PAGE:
Lessons in mobile learning from international development
Brightwave's Virginia Barder shares her thoughts and some examples of how mobile technology has been successfully utilised for international development
Start with the learner
At the risk of suggesting that the Emperor's clothes are sometimes tatty to the point of non-existent, there are some mobile learning apps which might be seen as solutions looking for a requirement, rather than the other way round.
This positive and interesting story proves how useful mobile can be as a valid and indeed essential way of providing appropriate information and learning. Farmerline: An app on terra firma
Farmerline provides a toll-free helpline to farmers in Ghana. Experts use a web interface to send voice SMS responses to farmers' questions on best practice for farming. It's cheap, easy to use, fit for purpose for illiterate farmers, and genuinely uses the right technology in the right way. It's great to see something that is a really creative, imaginative and effective use of technology to help people learn.
Free white paper: Building a business case for m-learning
A recent blog from the (excellent) Center for Global Development is on a related theme - about why people adopt or don't adopt certain technologies. Simply - they will if they find them attractive and useful. Which underlines my belief that you should start with the learner - what they need - not what we want to impose on them. (After all, they should recognise that their needs, and the needs of the organisation that they work for, are aligned.) And the blog reclaims 'fit for purpose' as being something to aspire to.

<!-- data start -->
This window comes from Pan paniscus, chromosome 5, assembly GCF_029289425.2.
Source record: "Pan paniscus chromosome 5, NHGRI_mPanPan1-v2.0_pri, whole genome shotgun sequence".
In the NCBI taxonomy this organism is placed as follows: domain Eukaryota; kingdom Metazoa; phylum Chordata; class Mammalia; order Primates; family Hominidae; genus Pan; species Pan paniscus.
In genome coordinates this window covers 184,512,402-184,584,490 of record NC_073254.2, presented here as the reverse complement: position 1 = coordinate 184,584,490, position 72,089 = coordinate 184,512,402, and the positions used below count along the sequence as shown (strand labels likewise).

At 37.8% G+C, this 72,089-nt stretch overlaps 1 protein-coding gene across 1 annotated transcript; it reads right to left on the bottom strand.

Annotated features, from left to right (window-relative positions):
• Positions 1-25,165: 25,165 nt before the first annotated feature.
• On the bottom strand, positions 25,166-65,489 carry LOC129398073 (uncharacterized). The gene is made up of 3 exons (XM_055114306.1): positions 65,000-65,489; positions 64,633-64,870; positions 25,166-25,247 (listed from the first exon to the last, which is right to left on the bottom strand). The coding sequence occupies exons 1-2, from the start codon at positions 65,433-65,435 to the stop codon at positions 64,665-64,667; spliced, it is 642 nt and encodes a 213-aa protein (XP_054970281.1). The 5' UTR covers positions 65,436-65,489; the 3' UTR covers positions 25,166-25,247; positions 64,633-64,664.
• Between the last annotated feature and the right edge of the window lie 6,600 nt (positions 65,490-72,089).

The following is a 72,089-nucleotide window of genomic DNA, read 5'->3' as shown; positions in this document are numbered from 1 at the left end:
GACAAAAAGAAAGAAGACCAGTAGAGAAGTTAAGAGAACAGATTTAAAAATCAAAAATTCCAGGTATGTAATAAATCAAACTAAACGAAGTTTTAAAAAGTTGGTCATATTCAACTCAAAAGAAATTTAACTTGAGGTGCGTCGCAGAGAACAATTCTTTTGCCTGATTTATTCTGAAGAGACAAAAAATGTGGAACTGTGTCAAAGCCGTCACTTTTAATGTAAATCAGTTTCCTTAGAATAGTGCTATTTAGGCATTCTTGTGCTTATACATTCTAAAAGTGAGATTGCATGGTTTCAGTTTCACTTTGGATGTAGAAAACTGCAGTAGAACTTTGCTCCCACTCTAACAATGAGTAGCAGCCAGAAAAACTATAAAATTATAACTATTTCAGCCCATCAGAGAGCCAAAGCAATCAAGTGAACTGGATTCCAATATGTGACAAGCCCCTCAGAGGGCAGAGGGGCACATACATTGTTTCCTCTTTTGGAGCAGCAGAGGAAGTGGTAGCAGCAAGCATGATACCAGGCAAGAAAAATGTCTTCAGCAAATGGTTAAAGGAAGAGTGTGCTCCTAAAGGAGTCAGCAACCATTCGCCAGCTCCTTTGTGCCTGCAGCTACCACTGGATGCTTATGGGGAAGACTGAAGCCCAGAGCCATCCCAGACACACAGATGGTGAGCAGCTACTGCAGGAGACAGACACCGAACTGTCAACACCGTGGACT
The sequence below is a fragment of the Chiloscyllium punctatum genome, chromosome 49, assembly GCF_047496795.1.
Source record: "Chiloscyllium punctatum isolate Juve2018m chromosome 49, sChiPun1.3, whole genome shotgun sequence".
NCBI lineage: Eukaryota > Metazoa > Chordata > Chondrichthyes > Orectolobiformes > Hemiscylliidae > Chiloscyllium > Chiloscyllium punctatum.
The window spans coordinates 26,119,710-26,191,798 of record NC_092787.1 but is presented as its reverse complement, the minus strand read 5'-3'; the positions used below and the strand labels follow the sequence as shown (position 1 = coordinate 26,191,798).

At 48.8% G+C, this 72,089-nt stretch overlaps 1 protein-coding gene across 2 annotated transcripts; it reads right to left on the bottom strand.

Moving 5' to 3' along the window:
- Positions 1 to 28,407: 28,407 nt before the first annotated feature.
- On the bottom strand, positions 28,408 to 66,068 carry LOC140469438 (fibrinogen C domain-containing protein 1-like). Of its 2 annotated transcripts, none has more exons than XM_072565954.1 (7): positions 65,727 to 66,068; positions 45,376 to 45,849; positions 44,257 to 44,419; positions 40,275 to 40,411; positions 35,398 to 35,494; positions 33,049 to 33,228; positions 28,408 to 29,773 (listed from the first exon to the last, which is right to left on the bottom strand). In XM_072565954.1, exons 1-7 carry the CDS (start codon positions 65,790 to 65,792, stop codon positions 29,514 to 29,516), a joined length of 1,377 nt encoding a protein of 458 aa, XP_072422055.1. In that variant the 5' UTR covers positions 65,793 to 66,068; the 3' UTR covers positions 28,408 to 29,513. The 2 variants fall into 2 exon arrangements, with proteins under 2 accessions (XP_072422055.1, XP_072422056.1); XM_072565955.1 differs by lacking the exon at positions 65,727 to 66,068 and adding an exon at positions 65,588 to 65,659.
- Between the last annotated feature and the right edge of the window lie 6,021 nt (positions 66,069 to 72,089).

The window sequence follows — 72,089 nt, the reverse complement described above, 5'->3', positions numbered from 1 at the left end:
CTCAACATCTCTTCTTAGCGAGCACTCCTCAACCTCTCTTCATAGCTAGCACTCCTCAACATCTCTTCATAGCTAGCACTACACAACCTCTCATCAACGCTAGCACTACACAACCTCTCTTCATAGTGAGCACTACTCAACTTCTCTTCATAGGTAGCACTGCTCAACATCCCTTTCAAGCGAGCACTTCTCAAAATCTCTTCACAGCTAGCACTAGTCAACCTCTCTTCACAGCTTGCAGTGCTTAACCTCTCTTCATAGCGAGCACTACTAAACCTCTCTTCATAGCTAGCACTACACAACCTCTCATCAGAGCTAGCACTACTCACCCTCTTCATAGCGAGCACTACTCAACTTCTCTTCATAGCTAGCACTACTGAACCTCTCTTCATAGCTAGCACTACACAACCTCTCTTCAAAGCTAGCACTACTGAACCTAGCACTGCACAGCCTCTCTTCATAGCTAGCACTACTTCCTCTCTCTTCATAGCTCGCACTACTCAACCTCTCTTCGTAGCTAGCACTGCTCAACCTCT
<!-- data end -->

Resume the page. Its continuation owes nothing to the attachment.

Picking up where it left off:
Simplicity is creative - or creativity can be simple
There are many lessons to be learned about creativity and learner/user focus from the developing world. Erica Kochi, co-lead of Tech Innovation at UNICEF has some inspiring examples of how simple solutions are making a huge difference. A blog 'Why mAgriculture is Growing' points out that while there have been stories about mobile phones in agriculture in Africa and Asia throughout the 2000s, it's only now being picked up in the US. It cites also the University of Illinois's Scientific Animations Without Borders (SAWBO) project which produces educational animated videos for farmers in 80 languages that can be played back on ordinary cell phones.
The BBC and DFiD have developed the BBC Janala multi-platform service in Bangladesh to teach English through mobile phones, the internet, tv, and print. The mobile phone service provides daily 3-minute audio lessons which are accessed by dialling 3000. A deal has been done to reduce call charges, to less than half a penny per minute. Within 12 weeks of its launch, 1 million mobile lessons had been accessed, rising to 9 million by December 2011.
There are endless examples - and they all demonstrate simple approaches designed to be truly fit for purpose and truly aimed at understanding the learner/user. This can't be a bad lesson for us all.
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